As today is #worldmusictherapyday I wanted to give you an insight into my work with early years, specifically children under 5. I am passionate about work in this area as I believe the earlier the intervention the better the outlook for the future. I receive a lot of referrals for children under 5 and the main reason being they are unable to speak -this may be due to a disability or health condition, or due to anxiety and conditions such as selective mutism.
When training to be a music therapist, I studied a lot of child development theories and find a lot of my clinical work relates back to these, especially when working in early years. I would describe my approach to work in early years as being informed by the work of Daniel Stern and John Bowlby.
So how does music therapy help children to develop their communication and speech?
First of all when working in early years I spend a while assessing them, talking to their parents about them and getting to know them. I test how they respond to various instruments and usually try singing some nursery rhymes to engage them. I use lots of anticipation in my music in order to create excitement and sustain attention. I may often spend several weeks working with the child getting to know them and developing their attention span in order to build trust and develop the therapeutic relationship before focusing specifically on the voice/communication. However there is no ‘one size fits all’ as music therapy is so client led, it depends entirely on the client.
When working to develop speech and communication skills I focus specifically on any sounds that the child can make, or if they can’t make sounds I focus on their mouth movements. I will often use well known nursery rhymes and leave gaps in the songs using anticipation to give the child a chance to fill in the gap however they would like to. Often i will leave a long gap as some children’s processing speed may be slower than others. Once the child starts to make sounds or mouth movements, I will reflect these back showing acknowledgement of their sounds. Starting by reflecting the sound or movement in exactly the same way and then gradually developing this by changing the speed, pitch or volume. This will often lead to a call and response style interaction between the child and myself and it is through developing these interactions that we are able to have musical conversations and develop communication and speech. I also work closely with parents/carers encouraging them to mirror the childs sounds or mouth movements at home in order to continue practising the skills.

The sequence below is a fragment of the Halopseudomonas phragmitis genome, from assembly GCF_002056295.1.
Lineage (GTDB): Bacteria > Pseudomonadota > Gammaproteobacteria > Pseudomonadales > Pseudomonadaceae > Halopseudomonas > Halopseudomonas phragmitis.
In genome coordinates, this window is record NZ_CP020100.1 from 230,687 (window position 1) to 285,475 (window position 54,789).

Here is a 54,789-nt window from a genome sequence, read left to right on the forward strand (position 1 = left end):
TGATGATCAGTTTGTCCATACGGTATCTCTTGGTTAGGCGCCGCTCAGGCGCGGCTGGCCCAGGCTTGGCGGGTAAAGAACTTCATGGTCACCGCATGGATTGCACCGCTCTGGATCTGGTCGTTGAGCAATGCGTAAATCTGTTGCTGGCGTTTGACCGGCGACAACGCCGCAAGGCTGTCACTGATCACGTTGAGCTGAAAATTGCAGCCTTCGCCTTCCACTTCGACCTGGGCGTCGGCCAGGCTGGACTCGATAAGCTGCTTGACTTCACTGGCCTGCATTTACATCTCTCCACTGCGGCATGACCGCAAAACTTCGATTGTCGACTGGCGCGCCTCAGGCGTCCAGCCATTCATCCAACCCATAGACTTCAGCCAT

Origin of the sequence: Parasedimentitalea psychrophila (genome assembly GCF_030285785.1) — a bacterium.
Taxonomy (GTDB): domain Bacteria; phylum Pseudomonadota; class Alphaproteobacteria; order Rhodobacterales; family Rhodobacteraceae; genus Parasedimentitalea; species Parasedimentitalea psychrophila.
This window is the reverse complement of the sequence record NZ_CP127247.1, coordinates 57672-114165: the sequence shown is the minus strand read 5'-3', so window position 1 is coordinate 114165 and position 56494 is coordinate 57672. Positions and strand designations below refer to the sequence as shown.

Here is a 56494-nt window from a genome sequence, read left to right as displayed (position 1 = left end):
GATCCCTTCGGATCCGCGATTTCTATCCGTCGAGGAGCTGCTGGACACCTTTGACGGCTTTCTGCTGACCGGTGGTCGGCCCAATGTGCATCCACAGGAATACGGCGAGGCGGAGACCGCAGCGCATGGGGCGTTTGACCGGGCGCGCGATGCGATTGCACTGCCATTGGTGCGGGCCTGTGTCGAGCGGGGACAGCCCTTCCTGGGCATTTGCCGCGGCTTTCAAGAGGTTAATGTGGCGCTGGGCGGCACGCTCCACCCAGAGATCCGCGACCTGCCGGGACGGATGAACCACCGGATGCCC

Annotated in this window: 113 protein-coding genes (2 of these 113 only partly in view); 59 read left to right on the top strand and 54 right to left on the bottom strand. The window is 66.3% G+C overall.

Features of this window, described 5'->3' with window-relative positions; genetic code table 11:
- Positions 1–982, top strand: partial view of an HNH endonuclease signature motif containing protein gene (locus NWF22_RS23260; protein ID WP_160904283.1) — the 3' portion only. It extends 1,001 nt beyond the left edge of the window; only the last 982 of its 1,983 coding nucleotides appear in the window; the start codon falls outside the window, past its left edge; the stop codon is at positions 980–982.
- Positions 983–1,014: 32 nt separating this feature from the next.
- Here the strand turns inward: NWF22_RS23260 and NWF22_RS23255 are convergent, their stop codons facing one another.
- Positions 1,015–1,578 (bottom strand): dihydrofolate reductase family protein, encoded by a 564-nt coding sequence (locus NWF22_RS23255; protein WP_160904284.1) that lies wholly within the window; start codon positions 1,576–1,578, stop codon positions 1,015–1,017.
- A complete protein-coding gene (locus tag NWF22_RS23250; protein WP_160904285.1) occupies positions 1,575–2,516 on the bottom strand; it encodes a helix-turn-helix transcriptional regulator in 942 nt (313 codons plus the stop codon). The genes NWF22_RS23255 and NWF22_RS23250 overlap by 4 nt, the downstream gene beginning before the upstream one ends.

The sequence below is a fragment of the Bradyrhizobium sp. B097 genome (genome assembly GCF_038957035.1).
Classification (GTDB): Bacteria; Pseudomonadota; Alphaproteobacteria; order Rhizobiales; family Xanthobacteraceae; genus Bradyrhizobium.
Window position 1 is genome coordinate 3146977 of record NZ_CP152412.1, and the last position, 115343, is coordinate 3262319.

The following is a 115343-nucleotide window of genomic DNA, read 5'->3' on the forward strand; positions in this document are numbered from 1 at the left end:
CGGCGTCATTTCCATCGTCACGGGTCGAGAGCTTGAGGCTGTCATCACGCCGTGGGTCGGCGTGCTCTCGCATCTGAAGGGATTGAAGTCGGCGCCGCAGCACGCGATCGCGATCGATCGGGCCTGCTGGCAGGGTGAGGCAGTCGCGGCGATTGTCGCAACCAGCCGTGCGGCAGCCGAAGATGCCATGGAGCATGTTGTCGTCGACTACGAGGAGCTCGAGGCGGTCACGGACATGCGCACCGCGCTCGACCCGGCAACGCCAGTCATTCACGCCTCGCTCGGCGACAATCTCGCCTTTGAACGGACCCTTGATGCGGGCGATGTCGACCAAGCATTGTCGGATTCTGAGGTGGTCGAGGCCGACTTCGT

Does it really work?
Yes definitely! Given enough time. I have one particular child who I would like to mention here, I will call him H for confidentiality reasons. I worked with H aged 2 at a children’s hospice. He had spent the first year of his life in hospital and had a tracheostomy which mum believed was preventing him from speaking. After a few sessions I realised that H needed to develop his confidence in using his voice. We started by working with bubbles and singing songs related to blowing bubbles in order to help H to gain confidence in using his mouth the way he would to produce sounds, and then we worked with an instrument called a reed horn which produces a unique, interesting sound and I encouraged H to blow the reed horn. After several weeks H began to make little sounds which I mirrored back to him, and then in one extremely memorable session H said ‘mama’! Which was a significant moment for both his mum (who was in the session) and I as he said his first word! Proof music therapy helps to develop confidence in using the voice enough to develop speech.
Are there any other benefits to working in early years?
Working in early years does not only help with communication and speech, it also helps to develop skills such as turn taking, listening, attention span and also promotes healthy family relationships.
Do you run early years groups as well as individual sessions?
Yes, I have lots of experience of running music therapy groups for early years. I run one at a children’s hospice and am also in the process of setting up a music therapy group for under 5s with special needs in Chelmsford. In fact there will be a free taster session taking place on 27th March, why not register your interest here:
#musictherapy #acemusictherapy #transforminglivesthroughmusic #communityinterestcompany #sen #earlyyears #childhooddevelopment #chelmsford #essex
Amelia Clapham runs Ace Music Therapy which currently operates in London, the south-east and Northampton. Ace Music Therapy is a Community Interest Company, a not-for-profit.